BBC’s Line of Duty Season 2 Episode 2 TV Show Review. Line of Duty: Season 2, Episode 2 sacrifices every ounce and possibility of comedy in order to stay true to the realistic experience of the story. Line of Duty recreates the tension and the dark atmosphere of the contemporary cop in accurate and successful, if not the best way possible. Episode 2 is marked by some dramatic short sequences and a nearly 15 minute scene, which is one of the longest and most superbly written scenes in a cop TV show I have ever seen. The show is obviously flawed at some points, but the quality of acting, the pace and the story is high enough not only to maintain our interest but also to thrill and excite.
The script is the episode’s best ingredient. We are following a murder investigation the core of which is right at the heart of the police, the victim and the murderer being one of their own, which raises the stakes and the intrigue additionally. We follow the viewpoints of different police officers who are struggling to find the killer including the main character who has skilfully been placed in the position of the suspect. The writers have made all the good decisions in order to tell their story and boast the drama and the tension. The characters are proficiently explored, the common tragedy affecting them equally, with a very interesting dark and cold protagonist, who is just as humourless and thrilling as the show.
The grim tone might prove tiring for some viewers. I didn’t mind it because I highly appreciated the fact that the show is really trying to depict truthfully the police job and make it work through reality and not through fiction. In real police murder investigation there is no place for jokes or light-headed comedy and you will find not a single drop of it in this episode. There are many moments of police investigation that are realistically portrayed, like for instance announcing the death to the loved ones of the victim or the perfect knowledge of the police code. The reality of police life and line of work has been put to full use in this TV show and rightly so the dark tone has to dominate for the sake of good cinema because it is obviously vital for it. The final fifteen minutes offer a long conversation scene which is spectacular to behold as it contains countless unforeseen twists and clashes of police hardened spirits. That scene sealed the deal for me that Line of Duty is a solid TV drama.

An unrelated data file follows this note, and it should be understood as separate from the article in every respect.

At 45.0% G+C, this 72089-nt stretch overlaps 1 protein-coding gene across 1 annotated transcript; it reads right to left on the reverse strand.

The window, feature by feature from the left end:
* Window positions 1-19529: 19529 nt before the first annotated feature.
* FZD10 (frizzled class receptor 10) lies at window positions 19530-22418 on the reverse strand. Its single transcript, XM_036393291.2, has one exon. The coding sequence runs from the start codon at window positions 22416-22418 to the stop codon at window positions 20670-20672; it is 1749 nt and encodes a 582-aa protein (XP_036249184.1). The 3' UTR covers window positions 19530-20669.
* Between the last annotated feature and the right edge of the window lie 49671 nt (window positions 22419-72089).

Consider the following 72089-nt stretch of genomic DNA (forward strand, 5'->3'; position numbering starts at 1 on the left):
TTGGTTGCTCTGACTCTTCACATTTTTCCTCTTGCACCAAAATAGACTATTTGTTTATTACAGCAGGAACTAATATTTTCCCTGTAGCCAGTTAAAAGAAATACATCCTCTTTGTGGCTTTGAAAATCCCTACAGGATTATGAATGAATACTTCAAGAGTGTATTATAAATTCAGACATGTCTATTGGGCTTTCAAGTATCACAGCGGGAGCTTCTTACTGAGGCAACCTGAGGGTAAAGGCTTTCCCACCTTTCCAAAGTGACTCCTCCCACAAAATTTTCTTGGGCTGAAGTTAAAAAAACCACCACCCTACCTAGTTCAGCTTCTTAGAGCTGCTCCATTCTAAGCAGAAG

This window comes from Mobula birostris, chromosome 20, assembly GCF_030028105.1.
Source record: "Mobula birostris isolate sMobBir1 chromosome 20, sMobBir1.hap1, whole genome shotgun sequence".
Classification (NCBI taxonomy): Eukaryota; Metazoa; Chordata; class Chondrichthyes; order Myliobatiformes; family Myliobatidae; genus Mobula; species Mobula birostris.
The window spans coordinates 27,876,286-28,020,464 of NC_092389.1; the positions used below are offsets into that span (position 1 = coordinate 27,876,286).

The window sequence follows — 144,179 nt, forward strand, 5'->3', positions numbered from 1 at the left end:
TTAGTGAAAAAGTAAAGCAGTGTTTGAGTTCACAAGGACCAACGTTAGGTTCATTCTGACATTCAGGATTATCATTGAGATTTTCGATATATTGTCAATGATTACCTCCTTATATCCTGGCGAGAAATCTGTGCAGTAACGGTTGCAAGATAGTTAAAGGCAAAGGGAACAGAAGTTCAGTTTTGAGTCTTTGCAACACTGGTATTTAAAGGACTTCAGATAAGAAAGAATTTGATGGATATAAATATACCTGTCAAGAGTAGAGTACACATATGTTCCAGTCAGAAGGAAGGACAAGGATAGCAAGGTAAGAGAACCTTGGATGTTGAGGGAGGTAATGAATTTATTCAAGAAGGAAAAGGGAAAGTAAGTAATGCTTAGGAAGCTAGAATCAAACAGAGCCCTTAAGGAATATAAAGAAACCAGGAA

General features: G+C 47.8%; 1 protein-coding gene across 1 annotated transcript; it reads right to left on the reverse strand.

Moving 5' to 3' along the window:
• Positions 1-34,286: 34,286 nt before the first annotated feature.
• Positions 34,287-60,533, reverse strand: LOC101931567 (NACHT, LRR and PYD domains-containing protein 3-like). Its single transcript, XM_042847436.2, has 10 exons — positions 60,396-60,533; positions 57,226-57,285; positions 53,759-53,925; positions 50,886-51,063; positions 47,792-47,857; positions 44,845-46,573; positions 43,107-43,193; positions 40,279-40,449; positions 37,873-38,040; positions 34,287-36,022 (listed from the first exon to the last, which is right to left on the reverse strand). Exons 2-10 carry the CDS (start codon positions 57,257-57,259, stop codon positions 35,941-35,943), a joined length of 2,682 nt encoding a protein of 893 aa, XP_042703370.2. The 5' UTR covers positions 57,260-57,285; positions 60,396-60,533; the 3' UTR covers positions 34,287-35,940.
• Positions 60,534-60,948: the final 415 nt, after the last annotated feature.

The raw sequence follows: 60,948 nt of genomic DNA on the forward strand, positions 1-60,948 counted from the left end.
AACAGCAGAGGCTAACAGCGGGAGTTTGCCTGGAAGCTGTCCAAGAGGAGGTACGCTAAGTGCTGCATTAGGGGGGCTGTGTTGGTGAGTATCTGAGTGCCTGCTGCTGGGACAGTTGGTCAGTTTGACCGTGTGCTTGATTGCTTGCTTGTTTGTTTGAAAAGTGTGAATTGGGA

After the story and the hard work of the writers, the best part of the episode and possibly the show is the acting, the main actress Keeley Hawes demonstrating her broad talent in multiple ways. Her cold, merciless nature, ambiguous and threatening is very impactful and quite unforgettable. Second place goes to Martin Compston, the most wounded from the tragedy officer and the closest person to Hawes’s character. The actors are the ones who bring humanity and emotional resonance in this one hour mechanical but thrilling investigation of a mystery. The script is not really dramatic but the actors put up their best work and the final product is quite successful.
That being said, there are some obvious failures, which of course can’t overshadow the success of the episode. I found the visual style, particularly the constant zoom-ins and outs incredibly distracting. I didn’t find them necessary since they took me out of the dramatic moment. I had the feeling they are there just for the sake of style which didn’t assist the drama in any way. There were also some scenes like on in which the main character starts dramatically playing the piano that were a bit too over the top. The drama, the story and the acting are good and dark enough already. Over the top direction doesn’t do them justice.
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